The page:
Moyart focused on the work of Fiji Fin-Ed which introduced and strengthened financial education within the school curriculum for years 1 to 12. Financial education was integrated into existing subjects so as to not increase the workload of students and teachers. In total, 200 thousand students in 910 schools have access to financial education. Students learn how to manage money, income and wealth, managing risk and financial planning.
According to CHELLADURAI, KGFS' mission is to maximize the financial wellbeing of every individual and enterprise by providing complete access to financial services in remote rural India. KGFS (i.e. Regional Rural Financial Services) have a tight geographical focus, offering access to a broad range of products. KGFS adopts a wealth management approach where they discuss households' financial position, income, expenses, household goals, and products are offered in line with wealth management principles. The process of customer engagement starts with registering all household financial and legal information in the system. A Financial Wellbeing Report (FWR) is generated from the system which contains customized financial plans for the household. The Wealth Manager then engages the household in a detailed wealth management conversation on the ‘Plan-Grow-Protect-Diversify' framework. ‘Plan' is a diagnostic process which helps the household to recollect and plan for all its current and prospective expenditures against current and planned income. ‘Grow' is a process designed to help households realize their total income potential and take appropriate action to increase their income/surplus. ‘Protect' aims to protect human capital, income earning assets and provides a safety net to avoid compromises on goals and aspirations. ‘Diversify' helps allocate funds across diversified assets and assists the household in spreading the risk and optimizing returns. The customer, with the assistance of the Wealth Manager, selects the appropriate product based on the FWR.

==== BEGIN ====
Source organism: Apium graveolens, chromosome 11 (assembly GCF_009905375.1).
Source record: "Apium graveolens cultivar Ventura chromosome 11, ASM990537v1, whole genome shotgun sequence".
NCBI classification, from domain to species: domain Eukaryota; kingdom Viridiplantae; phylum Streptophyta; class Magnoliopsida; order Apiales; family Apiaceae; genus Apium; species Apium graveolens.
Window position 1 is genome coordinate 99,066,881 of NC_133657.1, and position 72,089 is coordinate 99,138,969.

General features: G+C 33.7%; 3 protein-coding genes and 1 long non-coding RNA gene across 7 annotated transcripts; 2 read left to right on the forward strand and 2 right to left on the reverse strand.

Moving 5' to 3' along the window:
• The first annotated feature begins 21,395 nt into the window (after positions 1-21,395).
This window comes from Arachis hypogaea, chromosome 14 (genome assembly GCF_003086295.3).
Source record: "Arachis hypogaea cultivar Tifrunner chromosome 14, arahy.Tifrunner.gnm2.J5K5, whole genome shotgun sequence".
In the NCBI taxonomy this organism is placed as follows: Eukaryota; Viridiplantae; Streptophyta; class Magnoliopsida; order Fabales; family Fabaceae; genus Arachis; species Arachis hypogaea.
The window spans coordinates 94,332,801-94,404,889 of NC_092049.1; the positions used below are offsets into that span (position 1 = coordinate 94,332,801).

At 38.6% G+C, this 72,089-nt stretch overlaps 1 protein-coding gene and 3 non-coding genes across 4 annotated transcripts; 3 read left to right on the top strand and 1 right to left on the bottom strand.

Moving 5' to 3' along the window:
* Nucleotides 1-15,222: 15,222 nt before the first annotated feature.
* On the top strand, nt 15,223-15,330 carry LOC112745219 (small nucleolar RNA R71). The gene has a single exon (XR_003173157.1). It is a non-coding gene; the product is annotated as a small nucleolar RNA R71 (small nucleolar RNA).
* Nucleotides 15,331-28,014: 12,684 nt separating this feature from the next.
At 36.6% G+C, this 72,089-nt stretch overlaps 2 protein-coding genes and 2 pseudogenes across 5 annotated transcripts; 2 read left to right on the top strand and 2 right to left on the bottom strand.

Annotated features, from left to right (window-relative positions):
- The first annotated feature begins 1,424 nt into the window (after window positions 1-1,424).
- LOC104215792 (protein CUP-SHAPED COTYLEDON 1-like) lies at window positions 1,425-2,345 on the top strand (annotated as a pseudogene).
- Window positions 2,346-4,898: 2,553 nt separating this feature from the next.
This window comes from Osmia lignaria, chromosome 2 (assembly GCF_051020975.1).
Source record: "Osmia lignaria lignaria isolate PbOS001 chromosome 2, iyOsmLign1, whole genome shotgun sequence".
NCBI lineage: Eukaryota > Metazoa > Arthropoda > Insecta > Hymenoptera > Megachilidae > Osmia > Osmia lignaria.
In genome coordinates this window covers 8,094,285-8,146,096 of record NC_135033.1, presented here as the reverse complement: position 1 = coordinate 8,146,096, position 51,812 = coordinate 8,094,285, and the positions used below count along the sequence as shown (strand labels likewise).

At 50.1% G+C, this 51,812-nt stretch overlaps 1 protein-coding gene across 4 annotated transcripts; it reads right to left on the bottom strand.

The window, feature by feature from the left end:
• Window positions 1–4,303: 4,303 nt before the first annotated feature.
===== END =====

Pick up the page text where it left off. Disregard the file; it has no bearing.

Chelladurai explained that this procedure assists both the customers and the financial institutions. Customers benefit as they can better understand their financial position, make balanced investment decisions, choose the right financial products, protect against unexpected shocks and improve their financial wellbeing. Financial institutions benefit as they can better understand the household risk profile, avoid misuse or oversell of products, build quality portfolios, sell more products per household, have better capacity utilization and gain local customers. According to an internal evaluation in 2013, households in KGFS service area had a more than 60% increase in average asset values, 13% decrease in average liabilities, 120% increase in household average incomes, and 72% in increase of household average expenses when compared to 2009. A randomized evaluation by Harvard and Duke University showed that the presence of a KGFS branch increases the number of formal loans by 20% per household.
The discussion revolved around financial training and marketing. When is financial training done by a financial provider considered merely training that aims to increase and enhance financial capability and when does it cross the line into becoming marketing? Hertz explained that there is a risk of conflict of interest. The panellists agreed that when a financial institution wants to promote the correct financial products for each client, it has to take into account the risk profile of that potential client. Marketing in a sense of promotion of appropriate financial products is not harmful.
The audience was interested in particular financial education curricula. The panel referred to providers such as Microfinance Opportunities and many others. Also, the ILO has curricula available on their website.
Thank you to
e-MFP for the perfect organisation of the event